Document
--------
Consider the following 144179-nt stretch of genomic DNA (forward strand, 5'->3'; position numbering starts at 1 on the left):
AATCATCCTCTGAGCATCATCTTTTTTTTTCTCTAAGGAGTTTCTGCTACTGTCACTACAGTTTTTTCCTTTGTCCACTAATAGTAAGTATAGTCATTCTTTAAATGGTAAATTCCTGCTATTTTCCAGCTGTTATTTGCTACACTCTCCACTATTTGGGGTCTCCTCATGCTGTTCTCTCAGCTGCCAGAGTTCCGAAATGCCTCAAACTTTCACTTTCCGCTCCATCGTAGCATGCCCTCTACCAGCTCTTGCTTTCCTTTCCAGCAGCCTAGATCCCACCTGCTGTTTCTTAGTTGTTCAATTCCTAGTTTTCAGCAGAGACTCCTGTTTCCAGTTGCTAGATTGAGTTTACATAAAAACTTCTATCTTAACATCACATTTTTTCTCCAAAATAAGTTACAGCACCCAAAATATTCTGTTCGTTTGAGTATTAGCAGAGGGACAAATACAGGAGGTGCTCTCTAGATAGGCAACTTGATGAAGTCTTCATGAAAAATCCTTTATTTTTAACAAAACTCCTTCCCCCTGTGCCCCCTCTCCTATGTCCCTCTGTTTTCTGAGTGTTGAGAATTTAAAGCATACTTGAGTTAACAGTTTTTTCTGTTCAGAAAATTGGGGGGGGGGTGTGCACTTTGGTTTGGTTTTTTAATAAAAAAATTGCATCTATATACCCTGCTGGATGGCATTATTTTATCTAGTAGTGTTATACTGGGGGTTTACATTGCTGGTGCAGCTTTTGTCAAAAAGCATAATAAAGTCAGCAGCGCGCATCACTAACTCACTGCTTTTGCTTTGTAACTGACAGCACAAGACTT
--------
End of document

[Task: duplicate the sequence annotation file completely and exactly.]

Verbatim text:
Consider the following 144179-nt stretch of genomic DNA (forward strand, 5'->3'; position numbering starts at 1 on the left):
AATCATCCTCTGAGCATCATCTTTTTTTTTCTCTAAGGAGTTTCTGCTACTGTCACTACAGTTTTTTCCTTTGTCCACTAATAGTAAGTATAGTCATTCTTTAAATGGTAAATTCCTGCTATTTTCCAGCTGTTATTTGCTACACTCTCCACTATTTGGGGTCTCCTCATGCTGTTCTCTCAGCTGCCAGAGTTCCGAAATGCCTCAAACTTTCACTTTCCGCTCCATCGTAGCATGCCCTCTACCAGCTCTTGCTTTCCTTTCCAGCAGCCTAGATCCCACCTGCTGTTTCTTAGTTGTTCAATTCCTAGTTTTCAGCAGAGACTCCTGTTTCCAGTTGCTAGATTGAGTTTACATAAAAACTTCTATCTTAACATCACATTTTTTCTCCAAAATAAGTTACAGCACCCAAAATATTCTGTTCGTTTGAGTATTAGCAGAGGGACAAATACAGGAGGTGCTCTCTAGATAGGCAACTTGATGAAGTCTTCATGAAAAATCCTTTATTTTTAACAAAACTCCTTCCCCCTGTGCCCCCTCTCCTATGTCCCTCTGTTTTCTGAGTGTTGAGAATTTAAAGCATACTTGAGTTAACAGTTTTTTCTGTTCAGAAAATTGGGGGGGGGGTGTGCACTTTGGTTTGGTTTTTTAATAAAAAAATTGCATCTATATACCCTGCTGGATGGCATTATTTTATCTAGTAGTGTTATACTGGGGGTTTACATTGCTGGTGCAGCTTTTGTCAAAAAGCATAATAAAGTCAGCAGCGCGCATCACTAACTCACTGCTTTTGCTTTGTAACTGACAGCACAAGACTT